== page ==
Interview:GameSpot June 27th 2010

From Zelda Dungeon Wiki
Jump to navigation Jump to search
This interview does not yet have standard formatting or is otherwise incomplete. It should follow the format established in other interviews.

The Legend of Zelda: Skyward Sword Interview With Eiji Aonuma (Wii)

GameSpot AU sits down with Zelda series producer Eiji Aonuma to discover how Wii MotionPlus enhances the game, the inspiration behind its art style, and some interestingly cryptic details about its storyline.

The Legend of Zelda: Skyward Sword Interview with Eiji Aonuma (Wii) (Gamespot)

Aonuma: Hi, my name is Eiji Aonuma, and I am the producer of the Legend of Zelda series, and I am also the producer on The Legend of Zelda: Skyward Sword.

Gamespot: In what way do you think Wii Motion Plus enhances the game for the players?

Aonuma: I think the thing that's most obviously easily understandable is the swordplay. I think with the Wii Motion Plus we've been able to add a fidelity that we haven't seen before. But in addition to that, we also have the ability to switch out items -- select items, and use them instantaneously without having to pause the game -- via the B button press, and having that menu selection right there on-screen in real time, you're not pausing, you don't have to stop the game. Previously we used subscreens and while that was fine we think we really like this new integration and how it fits with this game, and again, so with Wii Motion Plus, we've created a very seamless interface that I think is just very immersive and good for the gameplay.

And another thing, if we look at some of the traditional weapons, like the slingshot and the bow and arrow, where these are weapons that you have to actually point at the screen, previously we used the sensor bar and the pointer, and you had to point at the screen and aim via that technology. Now however with Wii Motion Plus, we are able to do that just by tilting your wrist. It's sort of like a digital mouse. You don't actually actively have to point at the screen to aim, and we think that control works really well.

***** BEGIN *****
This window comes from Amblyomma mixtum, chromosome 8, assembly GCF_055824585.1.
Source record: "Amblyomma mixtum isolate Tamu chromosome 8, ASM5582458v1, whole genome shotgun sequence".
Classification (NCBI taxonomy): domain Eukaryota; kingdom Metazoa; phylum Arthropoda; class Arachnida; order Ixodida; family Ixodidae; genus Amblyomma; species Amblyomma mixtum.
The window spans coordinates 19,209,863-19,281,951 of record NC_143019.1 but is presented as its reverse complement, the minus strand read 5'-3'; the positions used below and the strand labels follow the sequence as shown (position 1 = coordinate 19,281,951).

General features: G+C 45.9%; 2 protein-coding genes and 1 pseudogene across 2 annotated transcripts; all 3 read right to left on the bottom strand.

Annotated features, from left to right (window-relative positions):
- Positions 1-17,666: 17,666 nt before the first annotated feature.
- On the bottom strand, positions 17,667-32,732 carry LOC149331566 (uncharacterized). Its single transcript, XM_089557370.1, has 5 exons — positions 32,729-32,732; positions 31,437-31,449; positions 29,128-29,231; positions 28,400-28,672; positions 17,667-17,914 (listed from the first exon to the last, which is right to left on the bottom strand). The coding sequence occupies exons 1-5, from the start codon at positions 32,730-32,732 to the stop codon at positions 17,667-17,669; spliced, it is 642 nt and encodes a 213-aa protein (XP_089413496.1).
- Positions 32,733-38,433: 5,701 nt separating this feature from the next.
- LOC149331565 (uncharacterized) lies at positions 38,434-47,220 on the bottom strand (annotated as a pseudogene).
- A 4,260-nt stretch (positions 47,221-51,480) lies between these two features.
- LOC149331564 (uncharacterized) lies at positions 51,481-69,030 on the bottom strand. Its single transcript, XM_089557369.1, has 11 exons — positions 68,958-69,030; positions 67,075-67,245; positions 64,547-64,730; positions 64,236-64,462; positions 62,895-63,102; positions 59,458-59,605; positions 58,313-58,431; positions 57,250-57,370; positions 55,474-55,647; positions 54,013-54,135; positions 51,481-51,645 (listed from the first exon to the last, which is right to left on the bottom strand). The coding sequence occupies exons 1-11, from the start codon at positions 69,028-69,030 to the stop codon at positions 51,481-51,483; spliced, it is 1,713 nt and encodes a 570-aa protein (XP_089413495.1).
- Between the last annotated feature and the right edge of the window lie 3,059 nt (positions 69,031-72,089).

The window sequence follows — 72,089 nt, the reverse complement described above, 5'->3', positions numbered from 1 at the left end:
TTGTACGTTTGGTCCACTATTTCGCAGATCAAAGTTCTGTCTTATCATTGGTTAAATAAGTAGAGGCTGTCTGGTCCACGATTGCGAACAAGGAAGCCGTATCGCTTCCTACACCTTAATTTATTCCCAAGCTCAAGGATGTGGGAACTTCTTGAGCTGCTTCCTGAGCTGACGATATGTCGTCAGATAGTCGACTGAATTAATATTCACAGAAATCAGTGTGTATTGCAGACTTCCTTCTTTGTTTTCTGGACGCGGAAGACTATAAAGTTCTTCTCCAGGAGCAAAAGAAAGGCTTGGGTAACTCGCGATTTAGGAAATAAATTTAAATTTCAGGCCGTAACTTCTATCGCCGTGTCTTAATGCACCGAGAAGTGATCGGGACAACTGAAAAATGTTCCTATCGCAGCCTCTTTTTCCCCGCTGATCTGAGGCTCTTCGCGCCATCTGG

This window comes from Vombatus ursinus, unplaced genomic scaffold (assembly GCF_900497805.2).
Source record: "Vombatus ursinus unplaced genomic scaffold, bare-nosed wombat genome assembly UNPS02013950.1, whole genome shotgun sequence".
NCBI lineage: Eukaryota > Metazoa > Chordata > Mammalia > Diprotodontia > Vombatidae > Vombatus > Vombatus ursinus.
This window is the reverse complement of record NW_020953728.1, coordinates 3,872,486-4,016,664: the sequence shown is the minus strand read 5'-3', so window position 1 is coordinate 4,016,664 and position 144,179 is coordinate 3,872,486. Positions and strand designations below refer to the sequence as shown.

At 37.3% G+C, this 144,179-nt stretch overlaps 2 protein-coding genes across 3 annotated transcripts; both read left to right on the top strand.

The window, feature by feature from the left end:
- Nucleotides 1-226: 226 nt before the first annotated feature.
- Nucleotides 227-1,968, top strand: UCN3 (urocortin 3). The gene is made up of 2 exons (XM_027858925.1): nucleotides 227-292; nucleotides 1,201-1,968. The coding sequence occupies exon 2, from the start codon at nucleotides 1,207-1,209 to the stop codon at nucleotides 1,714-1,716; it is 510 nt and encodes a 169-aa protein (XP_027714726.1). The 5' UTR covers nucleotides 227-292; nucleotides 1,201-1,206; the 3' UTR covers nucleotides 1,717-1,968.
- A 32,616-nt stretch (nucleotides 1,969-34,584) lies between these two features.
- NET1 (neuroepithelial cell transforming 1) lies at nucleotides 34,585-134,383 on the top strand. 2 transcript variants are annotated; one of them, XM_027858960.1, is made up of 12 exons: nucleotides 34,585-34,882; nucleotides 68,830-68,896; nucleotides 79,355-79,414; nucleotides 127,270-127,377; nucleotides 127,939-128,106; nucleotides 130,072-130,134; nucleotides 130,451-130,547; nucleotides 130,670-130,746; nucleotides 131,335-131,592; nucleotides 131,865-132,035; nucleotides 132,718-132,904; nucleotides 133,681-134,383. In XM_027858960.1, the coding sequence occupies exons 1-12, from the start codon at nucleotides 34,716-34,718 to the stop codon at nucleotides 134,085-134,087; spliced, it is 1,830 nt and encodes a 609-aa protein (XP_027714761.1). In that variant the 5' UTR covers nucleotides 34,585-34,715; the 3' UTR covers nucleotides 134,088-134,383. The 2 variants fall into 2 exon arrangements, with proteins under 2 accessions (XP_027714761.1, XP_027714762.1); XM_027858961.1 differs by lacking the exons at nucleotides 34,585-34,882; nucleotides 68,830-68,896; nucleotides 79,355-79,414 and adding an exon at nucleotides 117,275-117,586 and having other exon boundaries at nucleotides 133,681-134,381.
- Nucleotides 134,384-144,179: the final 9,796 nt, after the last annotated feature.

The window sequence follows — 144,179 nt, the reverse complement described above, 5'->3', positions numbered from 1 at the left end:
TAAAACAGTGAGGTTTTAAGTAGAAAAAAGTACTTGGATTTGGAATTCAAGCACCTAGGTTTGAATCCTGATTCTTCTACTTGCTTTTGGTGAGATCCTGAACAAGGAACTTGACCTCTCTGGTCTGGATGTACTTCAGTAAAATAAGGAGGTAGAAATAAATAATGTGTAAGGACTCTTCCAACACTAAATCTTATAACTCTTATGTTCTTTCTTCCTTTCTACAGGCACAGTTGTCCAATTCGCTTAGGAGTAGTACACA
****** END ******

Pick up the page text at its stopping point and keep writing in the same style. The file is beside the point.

Gamespot: Did you intend to create a similar control style to Wii Sports Resort?

Aonuma: Wii Sports Resort was done before Zelda and so to a degree they had their hands on the technology before we did. And I definitely think that we took the experiences they had and that helped us when we were doing implementation with things like the swordplay. However as far as the bow and arrow, I think that's just the most natural way to use it, so looking at when we were implementing we didn't say "hey we're doing a Zelda game so we have to change it, we have to differentiate it," and we also didn't think that we were imitating Wii Sports Resort. Again, it just seems to be the most natural way to use the bow and arrow with Wii Motion Plus.

Gamespot: How much can you tell us about the game's storyline?